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Poetry Should Not Be Defined

Por: Ali Cobby Eckermann

Special to Prometeo

I cut
I bleed
I merge
my blood is the love between the earth and me

In 1964 the first book of Aboriginal poetry was published in Australia. It featured the writings of Oodgeroo Noonuccal (1920 – 1993), selling out in several editions, and ensuring her success as one of Australia’s highest selling poets. For most lovers of poetry around the world this must seem very recent. Aboriginal Australian culture is deemed the oldest cultural continuum in the world. Hence the publication of ‘We Are Going’ by Oodgeroo remains a realistic calendar of the uprising by Aboriginal people, using literature as both expression and protest. Most Aboriginal poetry continues this remonstration. We have become a marginalised people, weighted heavily by the injustice of colonisation, forced to live in a society that shows little value toward the wisdoms of our cultural teachings and skills, that offers the poison chalice of assimilation at every crossroad.  

For me, poetry was a route to understand myself, both in the writing and reading of poetic literature. In my early years of writing poems the process was both cathartic and freeing. My personal journey had been stunted by many accounts of trauma; the trickery of removal as a baby from my mother and immediate family, the confusion of adoption, the relinquishment of my first-born baby, many years spent struggling with addiction and anger, and a very low self-esteem. I found my mother again when I was 34 years of age, and 4 years later found my son. The consequence of these reunions was poetry.

Two of our ‘warrior’ poets that I read and reread are Wiradjuri poet and commentator Kevin Gilbert (1933 – 1993) and Mununjali poet Lionel Fogarty (1957 - ). For me, these two men represent the forefront of Aboriginal poetry in Australia, their poetry raw and unrepentant.  Neither of these men had much schooling. Their poetry rose as a voice of the people, a journalistic affront of the issues that Aboriginal people were facing in Australia. The strength of their words still stands, as issues of land theft, stolen wages, deaths in incarceration, the ongoing removal of children, poverty and inequality are yet to be resolved for many indigenous families today.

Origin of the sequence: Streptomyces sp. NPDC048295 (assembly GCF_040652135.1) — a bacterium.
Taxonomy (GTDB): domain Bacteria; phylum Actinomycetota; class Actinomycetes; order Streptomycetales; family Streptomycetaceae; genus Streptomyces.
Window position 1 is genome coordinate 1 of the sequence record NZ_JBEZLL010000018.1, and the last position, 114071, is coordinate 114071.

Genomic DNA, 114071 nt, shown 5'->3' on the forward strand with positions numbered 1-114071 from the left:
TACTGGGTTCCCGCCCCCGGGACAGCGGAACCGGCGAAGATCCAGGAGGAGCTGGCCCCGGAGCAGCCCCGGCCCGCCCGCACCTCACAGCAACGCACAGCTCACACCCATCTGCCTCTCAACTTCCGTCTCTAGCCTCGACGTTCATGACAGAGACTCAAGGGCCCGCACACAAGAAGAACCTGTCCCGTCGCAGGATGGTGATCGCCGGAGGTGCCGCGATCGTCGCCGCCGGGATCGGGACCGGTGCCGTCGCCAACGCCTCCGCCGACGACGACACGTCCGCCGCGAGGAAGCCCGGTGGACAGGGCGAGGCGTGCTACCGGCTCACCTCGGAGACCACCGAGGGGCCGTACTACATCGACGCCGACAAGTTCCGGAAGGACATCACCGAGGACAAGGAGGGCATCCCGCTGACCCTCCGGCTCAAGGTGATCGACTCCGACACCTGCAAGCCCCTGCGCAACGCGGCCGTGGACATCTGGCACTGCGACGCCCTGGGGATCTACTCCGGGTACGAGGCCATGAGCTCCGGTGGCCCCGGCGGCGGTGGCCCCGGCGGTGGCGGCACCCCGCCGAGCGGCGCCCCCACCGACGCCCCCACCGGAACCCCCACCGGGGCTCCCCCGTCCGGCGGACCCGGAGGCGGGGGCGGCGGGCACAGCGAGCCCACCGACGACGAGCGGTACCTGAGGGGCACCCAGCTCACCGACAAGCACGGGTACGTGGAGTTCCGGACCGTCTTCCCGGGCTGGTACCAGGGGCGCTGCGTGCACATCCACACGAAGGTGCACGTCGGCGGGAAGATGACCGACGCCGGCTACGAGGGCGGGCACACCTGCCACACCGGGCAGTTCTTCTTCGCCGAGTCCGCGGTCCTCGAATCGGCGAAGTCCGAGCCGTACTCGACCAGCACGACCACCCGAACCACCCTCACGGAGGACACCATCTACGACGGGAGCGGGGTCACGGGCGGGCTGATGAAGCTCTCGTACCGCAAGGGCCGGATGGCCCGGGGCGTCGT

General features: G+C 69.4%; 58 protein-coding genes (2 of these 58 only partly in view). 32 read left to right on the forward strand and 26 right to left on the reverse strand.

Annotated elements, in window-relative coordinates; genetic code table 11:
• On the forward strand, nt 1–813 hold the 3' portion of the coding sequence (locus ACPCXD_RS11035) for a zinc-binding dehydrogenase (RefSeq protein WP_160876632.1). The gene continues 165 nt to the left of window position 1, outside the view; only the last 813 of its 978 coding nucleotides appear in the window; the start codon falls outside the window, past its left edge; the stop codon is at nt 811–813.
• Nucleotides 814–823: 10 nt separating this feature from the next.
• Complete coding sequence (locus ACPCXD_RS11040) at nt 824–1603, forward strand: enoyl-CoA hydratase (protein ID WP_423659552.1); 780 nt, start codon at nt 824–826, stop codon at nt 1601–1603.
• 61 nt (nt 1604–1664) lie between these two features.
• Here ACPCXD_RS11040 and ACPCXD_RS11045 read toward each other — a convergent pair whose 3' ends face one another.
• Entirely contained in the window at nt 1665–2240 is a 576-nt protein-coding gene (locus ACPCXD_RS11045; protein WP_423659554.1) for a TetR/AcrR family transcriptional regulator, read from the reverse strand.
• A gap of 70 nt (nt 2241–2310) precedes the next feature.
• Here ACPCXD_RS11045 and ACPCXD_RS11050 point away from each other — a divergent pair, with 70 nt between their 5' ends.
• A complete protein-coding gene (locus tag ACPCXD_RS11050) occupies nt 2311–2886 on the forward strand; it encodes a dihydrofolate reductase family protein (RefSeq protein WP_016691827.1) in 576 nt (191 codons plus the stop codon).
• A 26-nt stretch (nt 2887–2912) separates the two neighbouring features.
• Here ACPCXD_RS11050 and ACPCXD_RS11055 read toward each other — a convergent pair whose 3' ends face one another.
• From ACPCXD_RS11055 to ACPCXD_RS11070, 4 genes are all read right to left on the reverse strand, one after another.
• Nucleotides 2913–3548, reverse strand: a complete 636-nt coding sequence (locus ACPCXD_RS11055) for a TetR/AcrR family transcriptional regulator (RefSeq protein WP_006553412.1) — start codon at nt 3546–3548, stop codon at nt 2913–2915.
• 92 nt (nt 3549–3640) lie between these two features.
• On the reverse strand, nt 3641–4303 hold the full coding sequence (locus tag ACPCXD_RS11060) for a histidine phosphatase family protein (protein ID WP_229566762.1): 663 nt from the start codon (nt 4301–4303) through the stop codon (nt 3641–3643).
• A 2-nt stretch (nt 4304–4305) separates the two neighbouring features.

Within my own journey I tend to seek the poetry that arises from the hearths of the outsider. I find solace in the insights gained by struggle, both personally and politically. These are not easy readings. Yet I find comfort in these discernments, an actual telling of accounts that is often camouflaged, frauded or forsaken by the mainstream. In my experience, there is an abject honesty that dwells where poverty and the underprivileged reside. In my experience, it is here where the teachings of cultural practice is witnessed. This is a real and tangible world, often one of hardship. Yet I find it is a world of balance. This is the world where all my emotions are at play.

In mainstream Australia society I often feel insecure. I expect to encounter racism on a regular basis and my heart is set to encounter prejudice and to cope with an overwhelming sadness that results from these confrontations. I realise these conflicts are arbitrary. However I do not seek to join the hierarchy of success, as I fear this trend. I fear I risk losing what I most value, an ongoing and deep challenge to grow toward my understanding of well-being and healthy pleasantry. This is the world of oral story-telling that imprints on one’s heart. This is a world that often combines with the natural world. Sitting around the campfire with several generations of my family allows me to feel a universal connection with the present and the past. For me, this is the world where kindness and intuition live, and the world where I feel safest.